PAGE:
Kljestan is the answer to Arena’s “better passer” problem



After the dust had settled following his re-hiring as manager of the United States Men’s National Team, former Los Angeles Galaxy head coach Bruce Arena sat down with Major League Soccer’s Extra Time Radio (with Andrew Wiebe and David Gass) to discuss his future plans as the country’s newest head coach.

While analyzing the recent squads called up by former manager Jurgen Klinsmann, Arena stated that previous lineups needed “a better passer.”

“We need a better passer in the midfield than we have. We need to have a player in the attacking half of the field who can deliver the right ball at the right time,” Arena added. “Who that is remains to be seen. There’s a couple of domestic players that are very good at that who we’ll look at in camp in January, and that to me is an area we’ve got to identify.”

There is no question that Arena is right. In past World Cup Qualifying contests, the United States struggled to create a cohesive threat through the middle. The blame could be partially placed on the players. However, most of the issue falls upon the positioning of long-term captain Michael Bradley. As Arena pointed out in the video, the Toronto FC midfielder is better suited as a defensive midfielder, not a leading attacker.

Then who should be the United States’ main central attacking threat?

Well … what about Kljestan?

If Arena is searching to find his squad “a better passer,” then he should look no further than Klinsmann’s most recent call-up from the New York Red Bulls. Since returning to Major League Soccer in 2015, the 31-year-old midfielder has been a force to be reckoned with. In his introduction year with the Red Bulls, Kljestan provided his side with 14 assists, ranking him fourth amongst the league’s leader. Following his successful 2015 season, the veteran number 10 continued his sharing ways. In 2016, Kljestan led Major League Soccer with a jaw-dropping 20 assists – five higher than runner-up Sebastian Giovinco. In fact, he was the first player to break the 20 assist mark in MLS since Carlos Valderrama did so in 2000.

This immense success has led to fans and pundits to clamor for Kljestan to start in the midfield for the United States. But does Bruce Arena think the same?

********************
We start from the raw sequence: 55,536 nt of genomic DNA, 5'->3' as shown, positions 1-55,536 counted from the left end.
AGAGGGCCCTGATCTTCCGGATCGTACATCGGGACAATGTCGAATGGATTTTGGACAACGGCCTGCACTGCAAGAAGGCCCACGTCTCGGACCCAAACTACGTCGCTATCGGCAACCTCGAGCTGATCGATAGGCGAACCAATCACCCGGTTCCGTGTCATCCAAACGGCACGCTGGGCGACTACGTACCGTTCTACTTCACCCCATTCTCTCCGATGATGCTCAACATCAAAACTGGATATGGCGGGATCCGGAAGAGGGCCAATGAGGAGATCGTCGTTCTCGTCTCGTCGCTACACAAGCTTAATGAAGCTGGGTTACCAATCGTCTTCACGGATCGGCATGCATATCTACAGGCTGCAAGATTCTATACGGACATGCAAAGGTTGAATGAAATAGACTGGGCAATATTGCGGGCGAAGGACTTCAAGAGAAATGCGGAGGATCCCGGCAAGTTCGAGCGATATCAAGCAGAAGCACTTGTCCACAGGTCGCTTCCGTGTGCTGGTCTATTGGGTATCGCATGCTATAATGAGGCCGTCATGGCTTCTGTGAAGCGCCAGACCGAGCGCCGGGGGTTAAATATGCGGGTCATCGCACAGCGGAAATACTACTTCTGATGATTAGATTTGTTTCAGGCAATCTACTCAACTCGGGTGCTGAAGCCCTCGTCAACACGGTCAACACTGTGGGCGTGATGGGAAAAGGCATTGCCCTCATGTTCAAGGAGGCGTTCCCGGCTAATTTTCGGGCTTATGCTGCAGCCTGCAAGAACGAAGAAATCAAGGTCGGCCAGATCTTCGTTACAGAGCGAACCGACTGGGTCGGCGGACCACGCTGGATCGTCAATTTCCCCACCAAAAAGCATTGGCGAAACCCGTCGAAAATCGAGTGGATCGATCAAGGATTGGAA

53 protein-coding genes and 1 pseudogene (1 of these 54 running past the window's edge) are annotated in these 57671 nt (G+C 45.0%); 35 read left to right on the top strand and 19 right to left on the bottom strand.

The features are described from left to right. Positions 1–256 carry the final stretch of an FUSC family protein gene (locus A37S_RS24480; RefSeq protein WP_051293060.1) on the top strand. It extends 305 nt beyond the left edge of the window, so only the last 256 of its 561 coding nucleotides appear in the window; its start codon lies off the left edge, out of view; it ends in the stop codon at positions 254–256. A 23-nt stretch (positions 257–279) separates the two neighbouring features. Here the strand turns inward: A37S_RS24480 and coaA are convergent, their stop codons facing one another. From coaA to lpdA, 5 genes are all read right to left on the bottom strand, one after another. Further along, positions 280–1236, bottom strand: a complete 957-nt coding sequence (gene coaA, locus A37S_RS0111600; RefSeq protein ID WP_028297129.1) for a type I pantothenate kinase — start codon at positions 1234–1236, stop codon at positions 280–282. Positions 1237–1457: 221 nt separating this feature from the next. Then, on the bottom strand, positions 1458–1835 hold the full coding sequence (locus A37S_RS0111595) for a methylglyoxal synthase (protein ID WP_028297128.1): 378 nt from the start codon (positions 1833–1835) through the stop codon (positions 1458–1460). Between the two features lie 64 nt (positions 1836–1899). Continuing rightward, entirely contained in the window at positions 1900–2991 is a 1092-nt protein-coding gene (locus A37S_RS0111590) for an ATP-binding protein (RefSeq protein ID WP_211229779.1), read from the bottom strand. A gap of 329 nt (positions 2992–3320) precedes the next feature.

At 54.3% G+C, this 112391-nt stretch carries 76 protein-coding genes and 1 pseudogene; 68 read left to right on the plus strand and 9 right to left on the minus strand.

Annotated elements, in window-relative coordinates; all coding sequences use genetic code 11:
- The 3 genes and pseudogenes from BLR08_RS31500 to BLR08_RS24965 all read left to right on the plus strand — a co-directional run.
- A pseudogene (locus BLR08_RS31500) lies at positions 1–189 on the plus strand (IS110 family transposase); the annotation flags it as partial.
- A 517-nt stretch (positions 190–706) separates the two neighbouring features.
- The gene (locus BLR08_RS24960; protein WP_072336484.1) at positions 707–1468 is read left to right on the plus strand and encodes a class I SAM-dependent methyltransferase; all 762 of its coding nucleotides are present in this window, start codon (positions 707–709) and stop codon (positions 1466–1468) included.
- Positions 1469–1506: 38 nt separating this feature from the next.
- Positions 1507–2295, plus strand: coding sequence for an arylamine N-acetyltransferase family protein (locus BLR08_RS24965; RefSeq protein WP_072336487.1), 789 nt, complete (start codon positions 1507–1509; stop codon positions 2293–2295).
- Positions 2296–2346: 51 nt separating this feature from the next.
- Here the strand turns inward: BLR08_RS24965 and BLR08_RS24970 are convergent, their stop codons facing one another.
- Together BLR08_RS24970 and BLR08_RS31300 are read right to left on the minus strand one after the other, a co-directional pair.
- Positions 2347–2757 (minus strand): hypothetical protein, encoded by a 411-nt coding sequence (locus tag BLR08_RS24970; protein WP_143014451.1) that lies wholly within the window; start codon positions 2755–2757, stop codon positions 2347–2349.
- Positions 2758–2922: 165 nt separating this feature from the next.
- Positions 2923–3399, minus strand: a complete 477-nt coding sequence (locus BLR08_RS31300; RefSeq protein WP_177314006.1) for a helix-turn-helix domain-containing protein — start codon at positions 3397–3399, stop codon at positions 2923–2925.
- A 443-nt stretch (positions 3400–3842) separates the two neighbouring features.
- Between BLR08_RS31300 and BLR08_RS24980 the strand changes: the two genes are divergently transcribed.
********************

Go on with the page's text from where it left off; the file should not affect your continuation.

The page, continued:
In his Extra Time Radio interview, the 65-year-old manager glossed over the possibility of starting Kljestan. Instead, he elected to discuss the possibility of using Sporting Kansas City midfielder, Benny Feilhaber.

“Benny’s played in a World Cup, he’s been in camp so he’s not an inexperienced player. I would tend to believe he’s going to get an opportunity,” Arena said. “I haven’t checked with him yet or with [SKC head coach] Peter Vermes and certainly I’ve placed a call into Peter and I’ll be discussing his players, of which Benny’s one.”

Much like Kljestan, Feilhaber has endured a long and dreadful hiatus from the United States Men’s National Team. However, the difference between the two is that Kljestan returned to the squad a few months earlier as well as participated in more international game time in recent years.

Although Feilhaber is not a bad shout, the in-form New Yorkeris the better fit for Arena’s new side. In the past two seasons, Kljestan has aggregated a total of 14 goals and 34 assists, whereas, Feilhaber has collected 17 goals and 28 assists (narrowly giving Kljestan a +3 advantage). In addition, in the previous two years that both Kljestan and Feilhaber have been in the Major League Soccer, the New York Red Bull has enjoyed greater domestic success. In the 2015 and 2016 seasons, Kljestan led his side to back-to-back Eastern Conference titles. On the opposite end, Feilhaber led Sporting KC to back-to-back early knockout stage defeats.

If Arena truly believes that there is a “passing” void in the United States lineup (which there is), he should put faith in Sacha Kljestan. With his prolific assist numbers and recent success, the 31-year-old midfielder stands out further than any other attacking American midfielder. And Kljestan’s attributes don’t end there. His competitiveness and leadership have helped shape the biting form of the Red Bulls midfield — another characteristic the U.S. National Team has sorely missed.

Put it all together, and the answer is clear. Bruce … Sacha is your man.







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